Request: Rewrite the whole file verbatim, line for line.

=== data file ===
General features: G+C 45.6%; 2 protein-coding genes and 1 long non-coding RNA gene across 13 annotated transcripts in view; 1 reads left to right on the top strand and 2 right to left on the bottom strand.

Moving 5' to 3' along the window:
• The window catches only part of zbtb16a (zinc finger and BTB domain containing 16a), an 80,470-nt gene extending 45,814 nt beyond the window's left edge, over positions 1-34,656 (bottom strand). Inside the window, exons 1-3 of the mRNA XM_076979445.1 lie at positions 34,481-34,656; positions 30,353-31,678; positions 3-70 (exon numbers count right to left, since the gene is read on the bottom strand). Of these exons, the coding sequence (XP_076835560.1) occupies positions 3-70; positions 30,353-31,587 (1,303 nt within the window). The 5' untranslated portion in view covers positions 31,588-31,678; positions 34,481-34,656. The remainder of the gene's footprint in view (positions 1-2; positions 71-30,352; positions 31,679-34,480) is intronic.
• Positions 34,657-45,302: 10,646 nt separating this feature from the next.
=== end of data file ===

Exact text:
General features: G+C 45.6%; 2 protein-coding genes and 1 long non-coding RNA gene across 13 annotated transcripts in view; 1 reads left to right on the top strand and 2 right to left on the bottom strand.

Moving 5' to 3' along the window:
• The window catches only part of zbtb16a (zinc finger and BTB domain containing 16a), an 80,470-nt gene extending 45,814 nt beyond the window's left edge, over positions 1-34,656 (bottom strand). Inside the window, exons 1-3 of the mRNA XM_076979445.1 lie at positions 34,481-34,656; positions 30,353-31,678; positions 3-70 (exon numbers count right to left, since the gene is read on the bottom strand). Of these exons, the coding sequence (XP_076835560.1) occupies positions 3-70; positions 30,353-31,587 (1,303 nt within the window). The 5' untranslated portion in view covers positions 31,588-31,678; positions 34,481-34,656. The remainder of the gene's footprint in view (positions 1-2; positions 71-30,352; positions 31,679-34,480) is intronic.
• Positions 34,657-45,302: 10,646 nt separating this feature from the next.